When it comes to electric trucks, one thing is certain. They may not be today’s common commercial motor vehicle, but many consider them to be the future.
In this two-part series, we look at the infrastructure motor carriers must consider when adding electric vehicles (EVs) – specifically, electric trucks – to their fleet, as well as the infrastructure society and private enterprise must provide to accommodate electric truck operations.
In an effort to reduce carbon emissions and fight climate change, at least 15 states plus the District of Columbia, have joined the Advanced Clean Truck (ACT) initiative. ACT requires manufacturers who sell medium- and heavy-duty- vehicles in an ACT state to meet an increasing percentage of zero-emissions vehicles sales. This mandated transition to EVs includes a zero-emissions memorandum of understanding to achieve 100% electric trucks by 2050, with an interim goal of 30% zero-emission vehicle sales by 2030.
A variety of technologies and fuels in addition to batteries make up the group of low- or zero-emission vehicles. Hydrogen-powered trucks may be on the horizon, while some point to the significant emission reductions that diesel trucks have already achieved. Still, states intend to require electric powered vehicles.
And, indeed, electric trucks already operate today. In California, snack manufacturer Frito-Lay employs electric tractor-semis, as does beverage company Pepsi-Cola. For the most part, though, short- to mid-range fleets make up the largest group of electric trucking operations for two reasons. One, the batteries powering electric trucks have yet to consistently achieve longer distances between charges. Two, long-distance electric truck operations need a network of charging stations. Private fleets, like Frito-Lay and Pepsi, may have delivery routes that return their electric trucks to a home base for charging, but that is not always an option in for-hire trucking.
Who will provide the charging network for tomorrow’s long-distance electric truck operations? Motor carriers with widespread terminals might present an option as the platform for a charging network. But, large scale fueling today, even with diesel, is commonly available only at the carrier’s distribution centers and not at local terminals. And those distribution centers only service that motor carrier’s own trucks. A public charging network, open to all electric trucks, will still be needed.
Two sources for that public charging network exist: private enterprise and the government. On the private enterprise side, startup TeraWatt Infrastructure has reportedly raised $1 billion in funding and secured properties in 18 states to install commercial vehicle charging stations.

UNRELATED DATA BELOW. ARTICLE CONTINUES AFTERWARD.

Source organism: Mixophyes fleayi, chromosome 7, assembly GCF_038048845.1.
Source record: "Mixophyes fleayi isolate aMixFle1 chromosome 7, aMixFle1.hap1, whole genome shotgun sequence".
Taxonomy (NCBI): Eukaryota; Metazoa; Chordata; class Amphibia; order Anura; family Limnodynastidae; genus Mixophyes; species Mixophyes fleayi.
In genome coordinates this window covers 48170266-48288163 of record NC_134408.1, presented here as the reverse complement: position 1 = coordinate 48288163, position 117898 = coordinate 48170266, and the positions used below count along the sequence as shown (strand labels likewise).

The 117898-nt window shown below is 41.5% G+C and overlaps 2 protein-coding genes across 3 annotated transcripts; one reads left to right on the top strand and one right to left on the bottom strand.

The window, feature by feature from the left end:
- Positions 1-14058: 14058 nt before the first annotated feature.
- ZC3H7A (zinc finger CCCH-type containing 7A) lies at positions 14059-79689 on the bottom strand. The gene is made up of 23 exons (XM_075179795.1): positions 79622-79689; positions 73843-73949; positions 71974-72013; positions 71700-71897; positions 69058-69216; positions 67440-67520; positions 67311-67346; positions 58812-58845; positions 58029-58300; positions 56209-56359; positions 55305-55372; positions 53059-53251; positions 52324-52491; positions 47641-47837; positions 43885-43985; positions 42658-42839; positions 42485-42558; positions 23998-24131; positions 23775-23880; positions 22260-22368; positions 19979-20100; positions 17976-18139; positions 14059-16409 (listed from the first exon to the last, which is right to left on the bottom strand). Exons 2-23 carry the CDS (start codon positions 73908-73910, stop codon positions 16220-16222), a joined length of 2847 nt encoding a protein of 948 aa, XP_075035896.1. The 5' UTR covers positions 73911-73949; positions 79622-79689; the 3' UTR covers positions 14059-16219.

While that private enterprise process develops, the federal government has taken a half-step toward an electric vehicle charging station network that may some day work for electric trucks. In a recent Federal Register notice, the Federal Highway Administration (FHWA) issued a final rule setting minimum standards for projects under the National Electric Vehicle Infrastructure Formula program. That program, part of the 2021 “infrastructure law” dedicates $5 billion over 5 years, with a goal of 500,000 electric vehicle charging stations by 2030.
Why a “half-step” toward a nationwide electric vehicle charging network for electric trucks? Because, despite trucking industry input on how an electric charging system must work compatibly with trucking hours of service, delivery schedules, and off-duty cycles, FHWA declined to adopt any trucking-specific parameters for projects to prevent any influence on truck technology evolution.
Meanwhile, motor carriers interested in adopting electric trucks, with or without a national charging network, have their own decisions to make… as we will discuss in Infrastructure and Electric Trucks, Part 2.
The PrePass blog and podcasts are published as a public service of PrePass®, the most reliable and technologically advanced weigh station bypass and integrated electronic trucking toll payment platform in North America. PrePass also includes INFORM™ Safety and INFORM™ Tolling software for improving truck safety scores and lowering toll costs.
Photo: Courtesy of Tesla